The YRS Symposium aims to encourage early career researchers who are interested in statistics to chat about their research and to hear inspiring talks from peers and external speakers. The long-term aim is to create a supportive community of practice. This event on 23 May 2018 was held in the architecturally impressive Sir Duncan Rice Library, University of Aberdeen, and was organised by a committee of young statisticians from the RSS Highlands Local Group, University of Aberdeen, and Biomathematics and Statistics Scotland (BioSS).
YRS 2018 was a great success, selling out with over 60 participants from Scottish research institutions and universities based in the Highlands.
The first session of selected talks from early career researchers covered a range of health topics, from mental health to nutrition. The society session focused on economic modelling and the two talks in the environment session dealt with spatial models in fishery studies. A wide range of topics also featured at the poster session, including ecological occupancy models, juror systems probabilistic analysis and medical studies.
The symposium also included two fantastic keynote speakers; Jen Rogers, director of statistical consultancy at the University of Oxford and RSS vice president for external affairs, and Liberty Vittert, Mitchell lecturer at the University of Glasgow. Jen gave an interactive overview of risk misconceptions and stats misuse in media and advertising. Liberty grabbed the audience with thought-provoking examples (including humanitarian aid work at the UN Refugee agency) highlighting the importance of making data relevant to people. During lunch there was an opportunity to network through a speed dating exercise.
The variety and high quality of the research showcased at the symposium made it extremely difficult for the jury to choose the recipients of the two prizes; Charlotte Huggins (University of Aberdeen) won the best presentation award (£50 Amazon voucher) for her talk, 'Assessing the ability to understand one’s own emotional state', and Tiberiu Pana (University of Aberdeen) won the poster award (£20) with a depiction of his research on 'Impact of heart failure on stroke mortality and recurrence'. Additionally, best tweet of the day was awarded to Alessandra Jibbs (University of Aberdeen) for an entertaining GIF of our YRS mascot, Norma the Normal!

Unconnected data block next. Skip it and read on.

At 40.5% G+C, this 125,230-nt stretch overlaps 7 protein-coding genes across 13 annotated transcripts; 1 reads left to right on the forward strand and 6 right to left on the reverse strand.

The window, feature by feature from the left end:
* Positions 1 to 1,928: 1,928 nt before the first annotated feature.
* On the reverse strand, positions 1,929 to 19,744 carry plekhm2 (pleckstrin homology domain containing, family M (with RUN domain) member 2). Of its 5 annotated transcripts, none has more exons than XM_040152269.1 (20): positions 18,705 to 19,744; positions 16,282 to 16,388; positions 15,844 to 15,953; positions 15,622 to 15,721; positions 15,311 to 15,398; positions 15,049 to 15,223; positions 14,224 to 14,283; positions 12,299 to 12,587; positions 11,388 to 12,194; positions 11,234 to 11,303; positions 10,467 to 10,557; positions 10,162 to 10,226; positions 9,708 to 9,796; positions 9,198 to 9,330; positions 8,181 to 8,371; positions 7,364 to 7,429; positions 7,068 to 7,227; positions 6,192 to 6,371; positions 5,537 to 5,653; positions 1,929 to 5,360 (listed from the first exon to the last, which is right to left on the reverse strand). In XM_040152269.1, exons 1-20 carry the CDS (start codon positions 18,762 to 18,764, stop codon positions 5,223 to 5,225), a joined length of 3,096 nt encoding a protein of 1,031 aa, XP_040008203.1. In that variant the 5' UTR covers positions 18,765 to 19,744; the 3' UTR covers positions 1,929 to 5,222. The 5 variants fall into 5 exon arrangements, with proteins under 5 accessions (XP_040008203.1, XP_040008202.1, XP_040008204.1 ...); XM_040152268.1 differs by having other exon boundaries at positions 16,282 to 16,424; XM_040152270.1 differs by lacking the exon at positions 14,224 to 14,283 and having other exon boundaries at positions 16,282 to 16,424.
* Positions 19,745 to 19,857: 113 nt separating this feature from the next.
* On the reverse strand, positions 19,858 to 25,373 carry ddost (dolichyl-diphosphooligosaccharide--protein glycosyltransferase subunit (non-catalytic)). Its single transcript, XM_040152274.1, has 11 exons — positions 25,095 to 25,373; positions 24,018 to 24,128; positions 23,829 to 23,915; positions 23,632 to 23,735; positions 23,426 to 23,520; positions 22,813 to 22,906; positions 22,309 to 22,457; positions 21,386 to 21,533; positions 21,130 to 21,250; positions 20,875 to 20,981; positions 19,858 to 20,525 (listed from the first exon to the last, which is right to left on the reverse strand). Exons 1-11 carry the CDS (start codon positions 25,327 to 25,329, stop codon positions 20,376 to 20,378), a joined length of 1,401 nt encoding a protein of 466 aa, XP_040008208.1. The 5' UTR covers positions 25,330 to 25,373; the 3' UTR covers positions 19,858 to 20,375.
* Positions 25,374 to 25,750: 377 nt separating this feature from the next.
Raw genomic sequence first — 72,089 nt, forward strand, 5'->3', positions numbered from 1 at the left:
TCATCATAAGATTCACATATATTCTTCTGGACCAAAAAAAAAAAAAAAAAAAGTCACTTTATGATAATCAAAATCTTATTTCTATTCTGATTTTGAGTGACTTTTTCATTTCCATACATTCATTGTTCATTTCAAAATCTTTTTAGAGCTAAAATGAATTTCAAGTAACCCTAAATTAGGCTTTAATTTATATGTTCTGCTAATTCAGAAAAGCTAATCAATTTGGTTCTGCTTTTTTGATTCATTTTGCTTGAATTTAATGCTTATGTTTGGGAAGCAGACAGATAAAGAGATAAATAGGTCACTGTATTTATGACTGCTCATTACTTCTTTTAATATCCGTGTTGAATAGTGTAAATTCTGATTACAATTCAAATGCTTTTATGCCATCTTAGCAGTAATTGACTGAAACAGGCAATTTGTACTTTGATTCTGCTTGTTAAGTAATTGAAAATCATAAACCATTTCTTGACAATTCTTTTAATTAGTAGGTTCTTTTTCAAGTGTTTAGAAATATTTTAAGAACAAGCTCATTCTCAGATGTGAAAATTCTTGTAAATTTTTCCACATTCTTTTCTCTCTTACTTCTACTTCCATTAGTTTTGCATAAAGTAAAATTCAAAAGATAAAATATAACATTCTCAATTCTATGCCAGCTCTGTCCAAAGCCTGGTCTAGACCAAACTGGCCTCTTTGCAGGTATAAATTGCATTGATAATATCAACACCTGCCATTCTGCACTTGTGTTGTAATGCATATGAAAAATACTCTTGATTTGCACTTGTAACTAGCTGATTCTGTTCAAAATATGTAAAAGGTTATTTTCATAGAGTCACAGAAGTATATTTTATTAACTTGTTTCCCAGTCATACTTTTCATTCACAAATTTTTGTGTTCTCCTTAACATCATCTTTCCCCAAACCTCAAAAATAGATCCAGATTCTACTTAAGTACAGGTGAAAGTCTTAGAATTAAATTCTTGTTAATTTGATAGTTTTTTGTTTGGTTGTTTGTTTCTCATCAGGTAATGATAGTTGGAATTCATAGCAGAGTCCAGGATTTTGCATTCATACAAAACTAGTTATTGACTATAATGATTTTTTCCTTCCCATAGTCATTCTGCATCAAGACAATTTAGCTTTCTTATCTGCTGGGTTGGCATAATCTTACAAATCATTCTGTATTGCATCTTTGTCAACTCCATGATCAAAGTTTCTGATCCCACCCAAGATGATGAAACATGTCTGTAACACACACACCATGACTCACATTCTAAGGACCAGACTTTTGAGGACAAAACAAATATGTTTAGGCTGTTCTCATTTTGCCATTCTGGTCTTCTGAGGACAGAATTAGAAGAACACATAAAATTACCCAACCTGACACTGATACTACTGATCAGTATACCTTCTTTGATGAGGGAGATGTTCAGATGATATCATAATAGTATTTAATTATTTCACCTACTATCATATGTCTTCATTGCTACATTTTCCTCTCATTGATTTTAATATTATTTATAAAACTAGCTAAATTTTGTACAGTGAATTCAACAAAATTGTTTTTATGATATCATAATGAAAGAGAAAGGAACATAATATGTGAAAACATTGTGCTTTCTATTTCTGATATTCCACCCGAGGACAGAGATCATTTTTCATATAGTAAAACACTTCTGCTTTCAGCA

Professor David Elston, ex-director of BioSS closed what he defined as an 'inspirational event that has brought together the best of the RSS, the Highlands Local Group and the YSS in terms of interaction between different stats applications, visibility of young researchers and networking'. He also gifted us with a quote to remember: 'There are three ways of reaching decisions: tradition, prejudice and statistical analysis (of the right data set)'. We would agree that the symposium included a remarkable collection of work aiming for the latter.
A ‘wakelet’ highlighting the presence of the YRS symposium on Twitter can be found on: http://wke.lt/w/s/FRQeI
The analytics of the event tweets can be seen below:
Acknowledgments: We would like to thank the YRS committee, the YSS, and the RSS for their continuous support and promotion of this event.